< /head > Colorado Coalition for Human Rights: FBI Investigated 3,501 People Without Warrants

Sunday, April 30, 2006

FBI Investigated 3,501 People Without Warrants

From the AP via Common Dreams NewsCenter:

The FBI secretly sought information last year on 3,501 U.S. citizens and legal residents from their banks and credit card, telephone and Internet companies without a court's approval, the Justice Department said Friday. It was the first time the Bush administration has publicly disclosed how often it uses the administrative subpoena known as a National Security Letter, which allows the executive branch of government to obtain records about people in terrorism and espionage investigations without a judge's approval or a grand jury subpoena. Friday's disclosure was mandated as part of the renewal of the Patriot Act, the administration's sweeping anti-terror law.

Click here
to read the article.

--Tom Hayes


Blogger Jon said...

Ok and .... Whats the problem? It was conducted legally and within the scope of the Adminstrations power. I think all of you liberals need to get over the fact that the government has to have the power to do these things to keep us safe from those bad people trying to harm us. So many people screamed that the government wasn't doing enough to keep us asfe after 9/11 and now we read about how the government is doing a better job at it and these same people are now criticizing the government for taking extra steps to keep us safe from those people out to harm us. You'll can't have it both ways and still seem credible.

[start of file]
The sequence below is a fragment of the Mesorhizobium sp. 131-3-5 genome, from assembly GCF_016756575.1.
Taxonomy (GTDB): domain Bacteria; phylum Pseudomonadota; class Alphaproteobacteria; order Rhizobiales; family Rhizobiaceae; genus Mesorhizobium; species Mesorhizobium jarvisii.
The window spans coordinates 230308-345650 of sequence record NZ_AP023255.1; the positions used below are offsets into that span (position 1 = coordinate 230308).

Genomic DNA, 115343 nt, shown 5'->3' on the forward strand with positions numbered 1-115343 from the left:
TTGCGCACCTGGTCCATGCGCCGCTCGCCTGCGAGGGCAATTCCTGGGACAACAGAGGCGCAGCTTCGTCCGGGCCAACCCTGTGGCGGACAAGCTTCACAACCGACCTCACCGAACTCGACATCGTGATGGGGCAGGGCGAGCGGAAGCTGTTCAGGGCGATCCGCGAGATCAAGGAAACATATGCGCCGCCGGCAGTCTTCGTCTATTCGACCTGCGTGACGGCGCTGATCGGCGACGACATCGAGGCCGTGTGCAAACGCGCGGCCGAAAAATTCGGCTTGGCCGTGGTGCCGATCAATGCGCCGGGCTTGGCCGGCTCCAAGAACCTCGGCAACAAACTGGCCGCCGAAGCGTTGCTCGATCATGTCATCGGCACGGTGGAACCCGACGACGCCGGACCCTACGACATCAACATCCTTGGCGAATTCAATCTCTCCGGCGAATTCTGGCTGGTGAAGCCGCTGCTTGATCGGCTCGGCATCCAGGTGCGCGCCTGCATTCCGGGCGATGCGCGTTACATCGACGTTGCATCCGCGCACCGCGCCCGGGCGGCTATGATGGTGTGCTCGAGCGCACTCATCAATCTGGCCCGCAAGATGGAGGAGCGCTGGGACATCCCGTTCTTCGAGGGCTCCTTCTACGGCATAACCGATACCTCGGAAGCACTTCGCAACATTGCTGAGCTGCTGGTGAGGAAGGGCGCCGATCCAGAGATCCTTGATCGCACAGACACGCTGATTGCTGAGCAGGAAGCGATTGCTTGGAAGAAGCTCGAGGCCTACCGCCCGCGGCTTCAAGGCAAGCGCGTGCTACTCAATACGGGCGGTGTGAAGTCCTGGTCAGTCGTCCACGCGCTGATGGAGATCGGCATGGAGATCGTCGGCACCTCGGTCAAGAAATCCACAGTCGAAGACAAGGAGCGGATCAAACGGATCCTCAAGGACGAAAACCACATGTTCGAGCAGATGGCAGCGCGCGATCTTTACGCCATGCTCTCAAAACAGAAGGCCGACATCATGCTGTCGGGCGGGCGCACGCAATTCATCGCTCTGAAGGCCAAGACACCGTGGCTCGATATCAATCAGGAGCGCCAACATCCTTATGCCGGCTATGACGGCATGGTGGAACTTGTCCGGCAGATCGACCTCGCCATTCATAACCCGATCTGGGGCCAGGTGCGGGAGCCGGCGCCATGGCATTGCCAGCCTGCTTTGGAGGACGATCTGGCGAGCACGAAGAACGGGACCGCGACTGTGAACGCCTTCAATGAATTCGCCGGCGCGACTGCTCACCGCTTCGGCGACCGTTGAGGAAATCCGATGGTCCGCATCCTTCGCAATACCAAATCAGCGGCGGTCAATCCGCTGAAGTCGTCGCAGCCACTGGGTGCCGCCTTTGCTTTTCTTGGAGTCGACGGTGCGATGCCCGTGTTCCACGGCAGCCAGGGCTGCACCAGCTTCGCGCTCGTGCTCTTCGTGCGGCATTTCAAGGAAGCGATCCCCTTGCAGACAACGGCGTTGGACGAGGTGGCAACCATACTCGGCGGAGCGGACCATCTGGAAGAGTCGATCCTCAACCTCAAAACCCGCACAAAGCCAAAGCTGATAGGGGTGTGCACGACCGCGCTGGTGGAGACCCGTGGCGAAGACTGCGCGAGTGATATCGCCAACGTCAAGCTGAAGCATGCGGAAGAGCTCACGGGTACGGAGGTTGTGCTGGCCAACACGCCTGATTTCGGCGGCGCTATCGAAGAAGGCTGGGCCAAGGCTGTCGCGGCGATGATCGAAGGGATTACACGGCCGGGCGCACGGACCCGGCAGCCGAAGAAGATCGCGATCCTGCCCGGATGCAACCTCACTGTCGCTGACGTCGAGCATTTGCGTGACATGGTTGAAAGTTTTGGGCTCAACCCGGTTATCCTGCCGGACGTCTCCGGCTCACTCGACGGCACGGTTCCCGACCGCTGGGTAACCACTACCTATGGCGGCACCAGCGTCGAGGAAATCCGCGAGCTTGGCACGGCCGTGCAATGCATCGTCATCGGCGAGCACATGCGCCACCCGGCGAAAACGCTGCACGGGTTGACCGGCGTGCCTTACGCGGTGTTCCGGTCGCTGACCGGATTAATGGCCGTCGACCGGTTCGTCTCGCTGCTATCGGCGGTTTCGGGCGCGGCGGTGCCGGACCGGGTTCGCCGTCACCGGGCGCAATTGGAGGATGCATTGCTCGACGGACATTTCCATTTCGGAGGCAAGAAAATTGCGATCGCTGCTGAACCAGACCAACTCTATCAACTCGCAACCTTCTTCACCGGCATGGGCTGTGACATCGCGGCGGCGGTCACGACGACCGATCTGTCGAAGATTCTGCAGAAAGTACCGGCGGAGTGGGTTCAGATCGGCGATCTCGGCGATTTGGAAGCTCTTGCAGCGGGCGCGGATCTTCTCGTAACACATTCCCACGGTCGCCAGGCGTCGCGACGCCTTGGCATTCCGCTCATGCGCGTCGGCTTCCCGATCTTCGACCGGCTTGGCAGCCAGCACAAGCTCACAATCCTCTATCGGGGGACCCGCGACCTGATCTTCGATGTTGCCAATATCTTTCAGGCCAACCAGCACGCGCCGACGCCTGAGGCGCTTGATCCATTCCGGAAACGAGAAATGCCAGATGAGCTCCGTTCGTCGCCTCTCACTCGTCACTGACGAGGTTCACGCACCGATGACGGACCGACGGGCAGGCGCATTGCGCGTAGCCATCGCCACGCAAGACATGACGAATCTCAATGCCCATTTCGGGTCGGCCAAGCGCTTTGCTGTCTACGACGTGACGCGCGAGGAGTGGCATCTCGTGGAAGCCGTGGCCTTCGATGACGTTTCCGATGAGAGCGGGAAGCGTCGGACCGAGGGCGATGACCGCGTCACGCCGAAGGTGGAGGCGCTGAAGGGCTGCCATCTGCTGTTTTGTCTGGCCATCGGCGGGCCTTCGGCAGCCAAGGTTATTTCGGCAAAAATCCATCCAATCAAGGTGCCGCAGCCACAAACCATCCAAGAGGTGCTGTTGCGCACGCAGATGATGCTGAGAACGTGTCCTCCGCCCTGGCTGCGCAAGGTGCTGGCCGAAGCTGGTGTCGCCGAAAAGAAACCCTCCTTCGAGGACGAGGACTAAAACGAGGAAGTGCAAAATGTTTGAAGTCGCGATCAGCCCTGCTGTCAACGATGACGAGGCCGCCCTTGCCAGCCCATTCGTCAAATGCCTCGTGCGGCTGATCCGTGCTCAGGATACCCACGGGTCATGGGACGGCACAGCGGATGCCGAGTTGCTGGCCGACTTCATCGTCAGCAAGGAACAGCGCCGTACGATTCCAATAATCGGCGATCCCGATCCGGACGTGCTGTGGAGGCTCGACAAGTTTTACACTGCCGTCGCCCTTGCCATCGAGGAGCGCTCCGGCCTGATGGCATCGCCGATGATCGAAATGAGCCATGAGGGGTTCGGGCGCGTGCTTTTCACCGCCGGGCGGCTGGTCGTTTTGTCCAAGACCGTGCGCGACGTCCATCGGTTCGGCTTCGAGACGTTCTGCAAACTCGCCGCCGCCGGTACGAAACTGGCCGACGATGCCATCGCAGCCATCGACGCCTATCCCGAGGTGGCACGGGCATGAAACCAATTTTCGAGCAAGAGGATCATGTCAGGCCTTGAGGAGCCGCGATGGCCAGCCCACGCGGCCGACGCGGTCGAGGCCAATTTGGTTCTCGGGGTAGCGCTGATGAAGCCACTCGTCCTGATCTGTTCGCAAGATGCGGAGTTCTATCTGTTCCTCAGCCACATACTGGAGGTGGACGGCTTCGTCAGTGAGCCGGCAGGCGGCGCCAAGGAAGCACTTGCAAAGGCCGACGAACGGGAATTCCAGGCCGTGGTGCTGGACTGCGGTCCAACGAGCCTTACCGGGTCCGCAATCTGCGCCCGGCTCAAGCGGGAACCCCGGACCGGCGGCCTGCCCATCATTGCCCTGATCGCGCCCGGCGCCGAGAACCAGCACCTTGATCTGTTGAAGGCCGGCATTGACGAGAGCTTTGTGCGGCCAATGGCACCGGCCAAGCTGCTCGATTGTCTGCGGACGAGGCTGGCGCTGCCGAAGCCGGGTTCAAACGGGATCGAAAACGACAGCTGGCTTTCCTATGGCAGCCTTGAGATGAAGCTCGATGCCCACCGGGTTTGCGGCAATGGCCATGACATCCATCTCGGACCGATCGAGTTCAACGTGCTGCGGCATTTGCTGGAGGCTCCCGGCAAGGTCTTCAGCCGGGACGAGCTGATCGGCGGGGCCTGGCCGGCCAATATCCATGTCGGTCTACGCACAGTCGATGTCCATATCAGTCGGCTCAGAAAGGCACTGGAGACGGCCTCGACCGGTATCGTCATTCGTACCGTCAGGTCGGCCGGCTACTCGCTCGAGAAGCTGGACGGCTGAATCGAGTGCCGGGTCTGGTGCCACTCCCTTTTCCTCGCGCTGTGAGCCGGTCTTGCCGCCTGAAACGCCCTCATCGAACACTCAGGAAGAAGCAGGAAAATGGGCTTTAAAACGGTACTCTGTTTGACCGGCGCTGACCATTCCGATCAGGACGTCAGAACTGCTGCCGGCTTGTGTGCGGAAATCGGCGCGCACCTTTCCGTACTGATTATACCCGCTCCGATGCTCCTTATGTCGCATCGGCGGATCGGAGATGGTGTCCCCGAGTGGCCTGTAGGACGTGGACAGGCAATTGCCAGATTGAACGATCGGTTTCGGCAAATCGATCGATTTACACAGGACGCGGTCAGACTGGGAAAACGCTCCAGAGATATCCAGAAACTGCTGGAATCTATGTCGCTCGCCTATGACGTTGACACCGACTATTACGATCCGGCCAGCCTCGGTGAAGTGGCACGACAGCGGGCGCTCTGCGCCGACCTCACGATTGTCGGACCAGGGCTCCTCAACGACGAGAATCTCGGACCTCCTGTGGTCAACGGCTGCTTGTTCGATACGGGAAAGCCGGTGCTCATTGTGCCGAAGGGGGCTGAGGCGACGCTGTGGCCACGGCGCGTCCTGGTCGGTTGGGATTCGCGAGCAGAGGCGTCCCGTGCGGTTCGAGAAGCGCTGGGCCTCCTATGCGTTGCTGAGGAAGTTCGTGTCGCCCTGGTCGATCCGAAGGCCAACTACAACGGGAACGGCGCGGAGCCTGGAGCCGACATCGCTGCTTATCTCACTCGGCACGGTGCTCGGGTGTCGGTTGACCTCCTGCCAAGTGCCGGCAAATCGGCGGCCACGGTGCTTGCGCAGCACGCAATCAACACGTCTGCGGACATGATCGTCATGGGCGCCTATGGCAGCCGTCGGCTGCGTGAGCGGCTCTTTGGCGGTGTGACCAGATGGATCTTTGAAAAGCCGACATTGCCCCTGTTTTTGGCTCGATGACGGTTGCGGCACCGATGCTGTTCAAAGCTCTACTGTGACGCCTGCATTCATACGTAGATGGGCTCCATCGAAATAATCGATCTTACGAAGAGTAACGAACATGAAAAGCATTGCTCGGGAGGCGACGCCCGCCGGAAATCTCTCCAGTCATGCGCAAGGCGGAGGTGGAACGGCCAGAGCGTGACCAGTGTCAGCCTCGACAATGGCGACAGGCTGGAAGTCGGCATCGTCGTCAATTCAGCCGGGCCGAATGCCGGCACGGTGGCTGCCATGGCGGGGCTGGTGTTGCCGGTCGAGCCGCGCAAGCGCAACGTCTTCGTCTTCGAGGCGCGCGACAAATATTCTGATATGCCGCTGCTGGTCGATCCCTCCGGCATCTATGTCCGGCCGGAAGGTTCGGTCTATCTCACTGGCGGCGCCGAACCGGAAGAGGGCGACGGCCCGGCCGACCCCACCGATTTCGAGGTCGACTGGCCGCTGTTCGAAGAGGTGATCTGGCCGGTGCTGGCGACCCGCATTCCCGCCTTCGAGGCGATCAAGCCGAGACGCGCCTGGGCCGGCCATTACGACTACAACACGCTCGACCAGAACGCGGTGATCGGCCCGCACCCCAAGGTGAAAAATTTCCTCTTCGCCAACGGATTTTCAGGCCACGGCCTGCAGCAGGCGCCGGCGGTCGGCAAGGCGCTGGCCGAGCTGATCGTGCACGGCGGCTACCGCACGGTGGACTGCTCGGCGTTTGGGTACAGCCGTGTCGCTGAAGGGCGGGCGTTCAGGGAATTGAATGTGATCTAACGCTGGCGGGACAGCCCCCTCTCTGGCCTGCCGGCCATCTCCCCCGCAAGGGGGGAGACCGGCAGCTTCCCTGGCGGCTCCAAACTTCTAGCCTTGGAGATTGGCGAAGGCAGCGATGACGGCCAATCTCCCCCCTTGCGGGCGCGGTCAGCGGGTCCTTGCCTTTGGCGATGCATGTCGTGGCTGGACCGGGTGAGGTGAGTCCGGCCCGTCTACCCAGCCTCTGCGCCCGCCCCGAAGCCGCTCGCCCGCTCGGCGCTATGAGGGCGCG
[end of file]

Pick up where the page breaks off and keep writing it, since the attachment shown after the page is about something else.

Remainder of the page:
3:09 AM  
Blogger Colorado Coalition for Human Rights said...

Thanks for the comment Jon. I simply posted part of an article to provide information to readers of this blog. I didn't make the argument that it was an illegal use of power, I actually didn't make an argument at all. I do believe, however that we should be concerned about our civil liberties after 9/11. The government should definitely work to protect its citizens, but this shouldn't come at the price of sacrificing our rights. While it is understandable to want to get the "bad people trying to harm us" it is not credible to have no concern for how that is done. It is often the case that after a horrible event like 9/11 it is easy to only focus on who we are fighting, rather than what we are fighting for. One of the greatest aspects of our system of government is the system of checks and balances that prevents one branch from gaining too much power. This administration has made the argument that it has almost unlimited authority in pursuing terrorists, something that I find worrisome. Maybe you aren't worried because you are more trusting of authority than I am, however I believe that power needs to be checked or it will become tyrannical. Maybe that is where we ultimately disagree.

--Tom Hayes

10:28 PM  

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